Many customers have asked us our thoughts on the Roland digital drum pads and specifically, are they worth their considerable cost. Roland-critics love to hate and there are no shortage of them, especially on the Roland drum forums! We specialize in selling Roland edrums, but we are still very objective and often point out their weakness in comparison to other products to provide honest reviews of their pros and cons.
Roland now makes 3 different digital pads. The first 2 were launched with the TD50 drum sets back in 2016. These include the PD-140 DS or digital snare, and the CY-18DR or digital ride. The newest digital pad, the VH-14D digital hi-hat, launched in 2021 along with the new TD-50X based drum sets, like the TD-50K2, TD-50KV2 and VAD-706.
Roland digital pads are the first commercial production models of drum triggers that feature USB connections to the module. They also feature numerous sensors within the pad to provide more feedback to the module than any other type of traditional drum trigger product. They can sense the static electricity of human touch and therefore can be adapted to mute functionality on the cymbals with a mere touch and side stick capability on the snare without any change of technique or special setting in the module. These are definite advances forward in technology and the side stick feature on the snare is especially useful.
All 3 Roland digital pads are only usable on select modules that feature the USB input options. Currently, this includes the original TD-50, newer TD-50X and TD-27 module choices. All of these modules are expensive and very capable, providing a host of features that allow a drummer to accomplish virtually anything in terms of sound design. The TD-50X is especially awesome with the newest feature set of the bunch.
So, are the Roland Digital pads worthwhile? Well, that really depends. If you can afford them, and want the best, then they are definitely worth it. They are the very best drum triggers available currently in their respective classes. We have yet to find a better snare, ride or hi hat that come close to matching the Roland digital options. Let’s break down this conversation further and look deeper into their value proposition.
Roland Digital Pads: Worth the Cost?
Cost of the digital pads is very high. Availability of the digital hi-hats is currently very low. The modules that run these pads also are very expensive. This is a serious downside for many drummers. Most edrummers can not, or will not, spend the type of budget necessary to outfit their set with these pads. Currently flagship Roland drum sets featuring the digital pads cost approximately $8000, while basic models featuring only some of digital pads start around $3000. This technology does not come cheap!
Additionally, the digital pads only work on select Roland modules. There are some workarounds for this, but no other module allows for direct connection of the digital pads without some type of interface. If you do not want a TD-27, TD-50 or TD-50X, then the digital pads are not a really good option for you.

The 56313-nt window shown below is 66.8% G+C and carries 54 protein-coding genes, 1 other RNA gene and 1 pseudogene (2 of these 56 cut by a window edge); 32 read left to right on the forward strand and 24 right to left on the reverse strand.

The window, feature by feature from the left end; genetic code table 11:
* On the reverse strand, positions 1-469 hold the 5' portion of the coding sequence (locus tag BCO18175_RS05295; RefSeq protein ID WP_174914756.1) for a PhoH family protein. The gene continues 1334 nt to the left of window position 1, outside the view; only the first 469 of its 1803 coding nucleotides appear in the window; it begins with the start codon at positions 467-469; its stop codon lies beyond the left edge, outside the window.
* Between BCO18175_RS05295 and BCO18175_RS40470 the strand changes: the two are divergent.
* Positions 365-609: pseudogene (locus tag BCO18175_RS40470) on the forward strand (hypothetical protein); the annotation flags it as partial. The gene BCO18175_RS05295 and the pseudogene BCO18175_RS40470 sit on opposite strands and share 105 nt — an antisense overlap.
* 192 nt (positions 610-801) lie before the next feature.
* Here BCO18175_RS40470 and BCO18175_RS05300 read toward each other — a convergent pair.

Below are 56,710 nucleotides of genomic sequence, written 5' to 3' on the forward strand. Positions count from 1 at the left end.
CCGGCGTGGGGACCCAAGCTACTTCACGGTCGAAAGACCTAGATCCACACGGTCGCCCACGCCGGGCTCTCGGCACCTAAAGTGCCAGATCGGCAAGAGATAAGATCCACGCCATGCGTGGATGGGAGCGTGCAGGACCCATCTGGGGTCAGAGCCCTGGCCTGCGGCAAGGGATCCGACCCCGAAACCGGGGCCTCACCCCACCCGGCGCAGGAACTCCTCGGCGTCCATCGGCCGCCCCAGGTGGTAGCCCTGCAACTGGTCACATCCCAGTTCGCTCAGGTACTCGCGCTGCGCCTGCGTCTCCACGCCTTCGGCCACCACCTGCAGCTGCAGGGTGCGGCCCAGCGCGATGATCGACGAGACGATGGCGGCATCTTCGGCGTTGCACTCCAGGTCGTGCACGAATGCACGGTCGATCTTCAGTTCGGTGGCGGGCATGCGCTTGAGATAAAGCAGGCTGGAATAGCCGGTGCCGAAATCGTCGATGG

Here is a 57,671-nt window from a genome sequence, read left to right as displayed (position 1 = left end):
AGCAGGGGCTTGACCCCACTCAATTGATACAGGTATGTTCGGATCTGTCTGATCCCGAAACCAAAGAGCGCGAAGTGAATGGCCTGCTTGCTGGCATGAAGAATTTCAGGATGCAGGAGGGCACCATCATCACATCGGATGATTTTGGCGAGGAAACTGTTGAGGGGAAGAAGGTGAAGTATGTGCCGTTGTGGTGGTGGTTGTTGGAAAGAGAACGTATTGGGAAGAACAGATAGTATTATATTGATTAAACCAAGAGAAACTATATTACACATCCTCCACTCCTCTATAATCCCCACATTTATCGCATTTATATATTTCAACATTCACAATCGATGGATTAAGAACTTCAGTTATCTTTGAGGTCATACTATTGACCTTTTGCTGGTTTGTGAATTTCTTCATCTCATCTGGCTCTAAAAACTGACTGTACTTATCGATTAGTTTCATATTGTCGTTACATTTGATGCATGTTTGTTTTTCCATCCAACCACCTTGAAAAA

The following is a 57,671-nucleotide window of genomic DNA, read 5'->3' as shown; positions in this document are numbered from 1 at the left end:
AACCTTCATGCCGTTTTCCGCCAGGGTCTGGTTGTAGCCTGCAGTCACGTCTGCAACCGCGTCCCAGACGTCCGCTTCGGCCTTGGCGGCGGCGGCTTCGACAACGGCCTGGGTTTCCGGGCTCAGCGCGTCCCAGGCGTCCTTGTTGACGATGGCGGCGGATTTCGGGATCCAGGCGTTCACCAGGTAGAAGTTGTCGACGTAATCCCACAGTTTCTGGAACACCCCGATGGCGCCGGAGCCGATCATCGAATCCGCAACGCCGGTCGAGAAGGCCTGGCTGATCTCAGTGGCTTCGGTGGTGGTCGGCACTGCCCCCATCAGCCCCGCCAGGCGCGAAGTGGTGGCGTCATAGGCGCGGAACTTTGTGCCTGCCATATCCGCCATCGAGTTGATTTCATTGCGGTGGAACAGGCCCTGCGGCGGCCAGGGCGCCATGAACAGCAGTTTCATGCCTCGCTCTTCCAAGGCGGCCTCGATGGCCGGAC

Let’s talk about the benefits of the Roland Digital Pads. First, is their performance. They trigger superbly. They are perfect in their ability to translate playing info to the module. They allow more playing techniques than average drum triggers, including touch muting and effortless side stick. The quality of the pads is very high, with awesome build quality and appearance. The digital snare is super heavy! Much heavier than a regular acoustic snare, in fact.
That being said, these pads are made in Malaysia and there are reports of problems, especially with the ride, that affect many of the newer Roland products. These issues include edge zone failures, muting on the ride in select locations and edge zone triggering on select locations of the bell or bow. These issues have been widely reported by many users, so they are certainly not one-off issues. Roland has faced more pressure to rectify its many issues with products from the Malaysia factory, which has now diminished the company’s stellar reputation somewhat. It has certainly made us look closely at our own association with the brand going forward, after years of selling it as the ONLY real choice for people who wanted the best. The digital pads do not seem to suffer from the same number of complaints as say the lower end cymbal pads, which have now become every music store owners nightmare with warranty claims for faulty edge and bell zones and general disrepair issues. Bangkok Drum has written much about our own experiences on various Roland forums and this info has never received any direct reply from Roland (although we did receive a cryptic phone call from the local distributor), so our confidence remains shaken in QC at the questionable Malaysia facilities.
All this being said, we choose to use the TD-50X module and the Roland Digital pads in our own sets at the store right now. They are truly lovely to play and can just do so much. We love them! It is hard not to recommend them, but how long can they hold on to the top seat?
Many new products are always in development. Edrums are exploding globally and the products are getting better across the entire industry, as well as cheaper. This should cause Roland concern. If not, then the company should seriously consider replacing upper management with somebody with a clue…
Roland Digital Drum Pads Summary
For now, as of early 2022, Roland digital pads are king. If you like Roland, want one of the modules that support them (or better yet, have the module already) and have the big bucks to spend, then you simply cannot do better than the Roland digital triggers. We are sure you will agree if you take the time to get to know them and play them for yourself.